The typical audience response is instructive, as this is exactly what happens in the daily financial life of most individuals. Due to a failure to think mathematically, or a misunderstanding of compound interest and the time value of money, we make impulsive decisions that are bad for our finances. If we can’t visualize compound interest and the time value of money even when the example is extreme (doubling daily), what chance do we have with the pedestrian conditions of real-world finance, where a strong return might be only 7 percent over an entire year?
Once you add in market fluctuations that result in paper losses some years and poor decision-making that leads investors to pull out of the markets, you end up with the shaky and often difficult-to-understand reality that most investors face. Because we fail to understand the opportunity cost and time value of money, we continue to make short-term financial decisions. We are willing to give up $10 million for $1 million. Is there any wonder why we struggle to take control of our financial lives?
Our mental models around personal finance are largely broken. Failing to invest early is the greatest of these weaknesses. Business Insider recently told this age-old story graphically using imaginary investors Bill and Susan.
Susan invests $5,000 each year between the ages of twenty-five and thirty-five, for a total investment of $50,000. As I hope you never would, Susan stops investing at age thirty-five.
Meanwhile, Bill doesn’t start investing at age twenty-five. But he smartens up at age thirty-five and starts investing $5,000 per year (as Susan did for only a decade). Bill decides to make up for his failure to invest early by investing longer than Susan. He invests $5,000 every year between the ages of thirty-five and sixty-five. Overall, he invests $150,000 of initial capital compared to Susan’s $50,000.
But, in spite of investing a third of the initial capital, Susan’s portfolio at sixty-five is significantly larger than Bill’s. Due to the power of compounding and the principle of investing early, Susan has $602,070, while Bill has only $540,741.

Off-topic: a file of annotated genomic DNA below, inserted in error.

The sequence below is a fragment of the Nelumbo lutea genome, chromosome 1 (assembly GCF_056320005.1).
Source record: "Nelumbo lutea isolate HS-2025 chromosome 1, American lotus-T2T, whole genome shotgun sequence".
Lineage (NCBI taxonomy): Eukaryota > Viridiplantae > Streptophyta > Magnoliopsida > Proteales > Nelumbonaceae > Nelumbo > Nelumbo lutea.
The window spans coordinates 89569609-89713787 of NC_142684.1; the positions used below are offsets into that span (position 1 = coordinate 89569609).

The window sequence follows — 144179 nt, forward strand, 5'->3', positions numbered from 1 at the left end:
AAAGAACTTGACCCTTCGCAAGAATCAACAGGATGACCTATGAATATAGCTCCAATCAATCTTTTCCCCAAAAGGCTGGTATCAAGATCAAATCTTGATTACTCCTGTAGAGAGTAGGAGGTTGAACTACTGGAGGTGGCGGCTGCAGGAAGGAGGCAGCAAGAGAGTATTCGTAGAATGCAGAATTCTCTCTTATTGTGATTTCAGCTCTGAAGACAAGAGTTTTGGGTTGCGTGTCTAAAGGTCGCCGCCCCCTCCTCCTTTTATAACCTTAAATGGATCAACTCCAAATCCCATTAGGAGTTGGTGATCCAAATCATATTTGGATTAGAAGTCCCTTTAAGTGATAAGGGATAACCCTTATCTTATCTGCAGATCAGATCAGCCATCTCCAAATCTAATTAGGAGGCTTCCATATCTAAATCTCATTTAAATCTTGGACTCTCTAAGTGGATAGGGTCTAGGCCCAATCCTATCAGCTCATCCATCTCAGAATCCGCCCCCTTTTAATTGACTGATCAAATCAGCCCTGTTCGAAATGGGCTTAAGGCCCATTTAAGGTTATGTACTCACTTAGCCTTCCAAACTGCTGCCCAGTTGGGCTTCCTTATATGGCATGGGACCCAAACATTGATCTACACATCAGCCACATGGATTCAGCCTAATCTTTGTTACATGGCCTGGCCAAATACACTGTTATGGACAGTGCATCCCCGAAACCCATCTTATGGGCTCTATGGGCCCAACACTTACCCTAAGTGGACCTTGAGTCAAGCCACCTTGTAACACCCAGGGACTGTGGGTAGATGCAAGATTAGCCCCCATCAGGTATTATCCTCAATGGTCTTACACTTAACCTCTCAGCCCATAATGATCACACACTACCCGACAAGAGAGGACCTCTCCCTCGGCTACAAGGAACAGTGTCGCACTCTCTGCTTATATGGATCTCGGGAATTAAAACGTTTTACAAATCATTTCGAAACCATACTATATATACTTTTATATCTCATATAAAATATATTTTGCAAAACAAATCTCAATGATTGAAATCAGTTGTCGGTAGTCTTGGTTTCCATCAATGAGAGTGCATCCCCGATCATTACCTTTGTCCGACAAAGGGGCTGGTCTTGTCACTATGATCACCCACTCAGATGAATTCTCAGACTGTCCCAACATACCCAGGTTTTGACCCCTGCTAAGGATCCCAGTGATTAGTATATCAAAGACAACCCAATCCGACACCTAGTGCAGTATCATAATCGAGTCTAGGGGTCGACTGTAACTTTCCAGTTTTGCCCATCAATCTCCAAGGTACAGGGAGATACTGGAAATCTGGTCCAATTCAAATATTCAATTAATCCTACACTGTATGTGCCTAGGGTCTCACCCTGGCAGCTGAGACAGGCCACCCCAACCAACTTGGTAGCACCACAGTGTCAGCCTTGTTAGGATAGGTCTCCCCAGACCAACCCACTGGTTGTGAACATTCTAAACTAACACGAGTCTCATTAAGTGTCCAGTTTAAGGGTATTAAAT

But we Canadians are prudent folks, aren’t we? Surely most of us live more like Susan than Bill? Actually, statistics suggest otherwise. The household savings rate in Canada has plummeted in the past few decades from around 20 percent in 1981 to slightly below 5 percent today.2 There are a lot more Bills than Susans. Pun intended.
Bill is probably average. But on the lower side of the average, many people have next to nothing in their retirement accounts. Failing to invest early is the biggest, nastiest risk of all the retirement risks. But who can blame Canadians for not saving early? Life is expensive, and many people simply don’t have any cash left over at the end of the monthly bills. Plus, who wants to live a spartan life without some of the simpler enjoyments, like a family vacation or two every year and a car that doesn’t squeal?
I won’t (yet) talk about Canadians’ tendency to borrow money to purchase expensive liabilities like boats and vacations. But even without these needless expenses, many people don’t have the resources to get started investing young. Hence the savings rates are low. This is the changing nature of our personal finance environment. It sounds bad, and for many it is bad. But, more than anything, it simply represents a change in the marketplace and Canadians need to adapt.
You can change your approach, however, so that you can take advantage of massive sources of capital that are just sitting there, right now, to be used. Tapping into this “dormant equity” will allow you to overcome this first major hurdle on your way to a successful retirement. It will allow you to invest early and, therefore, profit longer.